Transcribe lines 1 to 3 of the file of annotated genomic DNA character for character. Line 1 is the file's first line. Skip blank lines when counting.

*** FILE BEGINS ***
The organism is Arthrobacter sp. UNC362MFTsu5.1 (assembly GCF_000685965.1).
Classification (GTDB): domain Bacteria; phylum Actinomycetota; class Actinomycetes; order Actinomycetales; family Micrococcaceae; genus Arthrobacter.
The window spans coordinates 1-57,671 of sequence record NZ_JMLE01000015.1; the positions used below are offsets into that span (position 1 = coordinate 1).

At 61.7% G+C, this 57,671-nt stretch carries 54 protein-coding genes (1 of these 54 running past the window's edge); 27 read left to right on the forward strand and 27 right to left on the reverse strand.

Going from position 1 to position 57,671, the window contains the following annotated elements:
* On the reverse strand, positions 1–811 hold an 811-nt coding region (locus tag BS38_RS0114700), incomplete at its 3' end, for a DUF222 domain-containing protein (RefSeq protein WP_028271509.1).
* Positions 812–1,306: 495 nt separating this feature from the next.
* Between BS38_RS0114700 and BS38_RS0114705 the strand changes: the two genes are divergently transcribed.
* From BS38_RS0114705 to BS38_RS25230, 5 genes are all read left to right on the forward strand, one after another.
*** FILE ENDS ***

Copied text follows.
The organism is Arthrobacter sp. UNC362MFTsu5.1 (assembly GCF_000685965.1).
Classification (GTDB): domain Bacteria; phylum Actinomycetota; class Actinomycetes; order Actinomycetales; family Micrococcaceae; genus Arthrobacter.
The window spans coordinates 1-57,671 of sequence record NZ_JMLE01000015.1; the positions used below are offsets into that span (position 1 = coordinate 1).